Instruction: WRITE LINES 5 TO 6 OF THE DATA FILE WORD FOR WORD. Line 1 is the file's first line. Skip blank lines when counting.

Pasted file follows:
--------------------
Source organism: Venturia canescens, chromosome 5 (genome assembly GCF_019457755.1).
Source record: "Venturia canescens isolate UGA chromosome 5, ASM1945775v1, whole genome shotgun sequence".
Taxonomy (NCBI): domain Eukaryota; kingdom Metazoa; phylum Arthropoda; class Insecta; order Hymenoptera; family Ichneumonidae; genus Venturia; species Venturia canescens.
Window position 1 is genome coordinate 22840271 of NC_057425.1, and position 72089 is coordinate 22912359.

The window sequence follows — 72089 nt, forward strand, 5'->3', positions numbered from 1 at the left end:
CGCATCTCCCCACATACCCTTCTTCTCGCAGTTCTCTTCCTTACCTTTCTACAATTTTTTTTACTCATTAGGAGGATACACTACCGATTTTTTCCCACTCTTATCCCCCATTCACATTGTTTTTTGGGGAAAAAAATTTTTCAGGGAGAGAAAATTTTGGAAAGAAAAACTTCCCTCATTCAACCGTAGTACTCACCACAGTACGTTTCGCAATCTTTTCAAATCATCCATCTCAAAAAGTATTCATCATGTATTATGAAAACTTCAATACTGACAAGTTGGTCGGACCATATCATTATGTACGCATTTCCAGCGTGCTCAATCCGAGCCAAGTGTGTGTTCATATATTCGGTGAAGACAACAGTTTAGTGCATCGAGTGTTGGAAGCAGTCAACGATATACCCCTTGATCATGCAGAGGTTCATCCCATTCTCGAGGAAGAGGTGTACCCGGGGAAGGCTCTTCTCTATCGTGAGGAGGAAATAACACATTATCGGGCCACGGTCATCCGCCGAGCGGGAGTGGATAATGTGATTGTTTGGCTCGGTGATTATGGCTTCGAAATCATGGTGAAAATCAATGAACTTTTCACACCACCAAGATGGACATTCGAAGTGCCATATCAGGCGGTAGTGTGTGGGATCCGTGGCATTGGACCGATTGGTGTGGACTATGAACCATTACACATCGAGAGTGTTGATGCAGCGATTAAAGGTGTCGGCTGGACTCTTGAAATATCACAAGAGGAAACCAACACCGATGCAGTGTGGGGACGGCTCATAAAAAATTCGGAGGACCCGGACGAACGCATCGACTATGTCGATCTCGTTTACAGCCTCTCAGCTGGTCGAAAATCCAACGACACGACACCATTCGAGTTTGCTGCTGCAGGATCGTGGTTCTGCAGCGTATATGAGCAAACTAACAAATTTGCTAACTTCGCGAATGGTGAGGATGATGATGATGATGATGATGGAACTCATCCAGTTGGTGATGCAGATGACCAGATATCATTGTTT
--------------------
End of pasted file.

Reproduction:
The window sequence follows — 72089 nt, forward strand, 5'->3', positions numbered from 1 at the left end:
CGCATCTCCCCACATACCCTTCTTCTCGCAGTTCTCTTCCTTACCTTTCTACAATTTTTTTTACTCATTAGGAGGATACACTACCGATTTTTTCCCACTCTTATCCCCCATTCACATTGTTTTTTGGGGAAAAAAATTTTTCAGGGAGAGAAAATTTTGGAAAGAAAAACTTCCCTCATTCAACCGTAGTACTCACCACAGTACGTTTCGCAATCTTTTCAAATCATCCATCTCAAAAAGTATTCATCATGTATTATGAAAACTTCAATACTGACAAGTTGGTCGGACCATATCATTATGTACGCATTTCCAGCGTGCTCAATCCGAGCCAAGTGTGTGTTCATATATTCGGTGAAGACAACAGTTTAGTGCATCGAGTGTTGGAAGCAGTCAACGATATACCCCTTGATCATGCAGAGGTTCATCCCATTCTCGAGGAAGAGGTGTACCCGGGGAAGGCTCTTCTCTATCGTGAGGAGGAAATAACACATTATCGGGCCACGGTCATCCGCCGAGCGGGAGTGGATAATGTGATTGTTTGGCTCGGTGATTATGGCTTCGAAATCATGGTGAAAATCAATGAACTTTTCACACCACCAAGATGGACATTCGAAGTGCCATATCAGGCGGTAGTGTGTGGGATCCGTGGCATTGGACCGATTGGTGTGGACTATGAACCATTACACATCGAGAGTGTTGATGCAGCGATTAAAGGTGTCGGCTGGACTCTTGAAATATCACAAGAGGAAACCAACACCGATGCAGTGTGGGGACGGCTCATAAAAAATTCGGAGGACCCGGACGAACGCATCGACTATGTCGATCTCGTTTACAGCCTCTCAGCTGGTCGAAAATCCAACGACACGACACCATTCGAGTTTGCTGCTGCAGGATCGTGGTTCTGCAGCGTATATGAGCAAACTAACAAATTTGCTAACTTCGCGAATGGTGAGGATGATGATGATGATGATGATGGAACTCATCCAGTTGGTGATGCAGATGACCAGATATCATTGTTT